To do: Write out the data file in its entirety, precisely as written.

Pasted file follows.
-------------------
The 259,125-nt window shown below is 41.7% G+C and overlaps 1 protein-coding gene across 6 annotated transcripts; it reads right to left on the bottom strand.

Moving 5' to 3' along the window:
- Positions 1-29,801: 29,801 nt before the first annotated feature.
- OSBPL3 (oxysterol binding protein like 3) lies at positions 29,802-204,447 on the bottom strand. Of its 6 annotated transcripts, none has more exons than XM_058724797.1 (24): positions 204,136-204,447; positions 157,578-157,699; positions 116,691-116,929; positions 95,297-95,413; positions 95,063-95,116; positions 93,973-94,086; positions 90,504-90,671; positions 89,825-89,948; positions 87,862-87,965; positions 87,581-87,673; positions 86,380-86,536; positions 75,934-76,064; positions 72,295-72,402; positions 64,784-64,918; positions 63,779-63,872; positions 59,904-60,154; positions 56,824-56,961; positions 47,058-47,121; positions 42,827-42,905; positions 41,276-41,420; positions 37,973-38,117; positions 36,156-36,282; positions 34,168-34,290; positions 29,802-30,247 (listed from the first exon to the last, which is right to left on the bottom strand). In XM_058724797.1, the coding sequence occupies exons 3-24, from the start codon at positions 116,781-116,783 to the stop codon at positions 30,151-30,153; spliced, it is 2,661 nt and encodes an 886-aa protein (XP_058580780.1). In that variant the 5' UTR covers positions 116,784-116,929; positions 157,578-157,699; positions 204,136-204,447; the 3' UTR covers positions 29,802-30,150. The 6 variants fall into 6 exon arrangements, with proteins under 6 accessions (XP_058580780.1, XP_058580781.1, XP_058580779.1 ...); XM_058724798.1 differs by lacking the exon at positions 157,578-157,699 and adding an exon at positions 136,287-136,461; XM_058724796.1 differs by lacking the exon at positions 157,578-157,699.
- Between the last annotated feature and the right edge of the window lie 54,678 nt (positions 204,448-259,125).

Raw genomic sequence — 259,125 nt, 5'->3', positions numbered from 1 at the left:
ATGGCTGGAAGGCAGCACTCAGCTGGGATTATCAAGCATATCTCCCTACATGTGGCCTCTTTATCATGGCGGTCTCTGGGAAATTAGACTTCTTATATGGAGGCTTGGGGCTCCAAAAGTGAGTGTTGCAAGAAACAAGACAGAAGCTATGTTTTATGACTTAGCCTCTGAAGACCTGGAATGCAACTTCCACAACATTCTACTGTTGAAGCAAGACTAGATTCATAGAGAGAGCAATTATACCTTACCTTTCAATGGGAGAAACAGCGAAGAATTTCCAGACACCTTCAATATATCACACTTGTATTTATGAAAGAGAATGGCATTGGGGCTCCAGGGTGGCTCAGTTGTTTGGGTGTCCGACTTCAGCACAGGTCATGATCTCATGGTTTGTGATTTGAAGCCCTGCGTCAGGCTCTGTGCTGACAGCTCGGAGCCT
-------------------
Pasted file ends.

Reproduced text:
The 259,125-nt window shown below is 41.7% G+C and overlaps 1 protein-coding gene across 6 annotated transcripts; it reads right to left on the bottom strand.

Moving 5' to 3' along the window:
- Positions 1-29,801: 29,801 nt before the first annotated feature.
- OSBPL3 (oxysterol binding protein like 3) lies at positions 29,802-204,447 on the bottom strand. Of its 6 annotated transcripts, none has more exons than XM_058724797.1 (24): positions 204,136-204,447; positions 157,578-157,699; positions 116,691-116,929; positions 95,297-95,413; positions 95,063-95,116; positions 93,973-94,086; positions 90,504-90,671; positions 89,825-89,948; positions 87,862-87,965; positions 87,581-87,673; positions 86,380-86,536; positions 75,934-76,064; positions 72,295-72,402; positions 64,784-64,918; positions 63,779-63,872; positions 59,904-60,154; positions 56,824-56,961; positions 47,058-47,121; positions 42,827-42,905; positions 41,276-41,420; positions 37,973-38,117; positions 36,156-36,282; positions 34,168-34,290; positions 29,802-30,247 (listed from the first exon to the last, which is right to left on the bottom strand). In XM_058724797.1, the coding sequence occupies exons 3-24, from the start codon at positions 116,781-116,783 to the stop codon at positions 30,151-30,153; spliced, it is 2,661 nt and encodes an 886-aa protein (XP_058580780.1). In that variant the 5' UTR covers positions 116,784-116,929; positions 157,578-157,699; positions 204,136-204,447; the 3' UTR covers positions 29,802-30,150. The 6 variants fall into 6 exon arrangements, with proteins under 6 accessions (XP_058580780.1, XP_058580781.1, XP_058580779.1 ...); XM_058724798.1 differs by lacking the exon at positions 157,578-157,699 and adding an exon at positions 136,287-136,461; XM_058724796.1 differs by lacking the exon at positions 157,578-157,699.
- Between the last annotated feature and the right edge of the window lie 54,678 nt (positions 204,448-259,125).

Raw genomic sequence — 259,125 nt, 5'->3', positions numbered from 1 at the left:
ATGGCTGGAAGGCAGCACTCAGCTGGGATTATCAAGCATATCTCCCTACATGTGGCCTCTTTATCATGGCGGTCTCTGGGAAATTAGACTTCTTATATGGAGGCTTGGGGCTCCAAAAGTGAGTGTTGCAAGAAACAAGACAGAAGCTATGTTTTATGACTTAGCCTCTGAAGACCTGGAATGCAACTTCCACAACATTCTACTGTTGAAGCAAGACTAGATTCATAGAGAGAGCAATTATACCTTACCTTTCAATGGGAGAAACAGCGAAGAATTTCCAGACACCTTCAATATATCACACTTGTATTTATGAAAGAGAATGGCATTGGGGCTCCAGGGTGGCTCAGTTGTTTGGGTGTCCGACTTCAGCACAGGTCATGATCTCATGGTTTGTGATTTGAAGCCCTGCGTCAGGCTCTGTGCTGACAGCTCGGAGCCT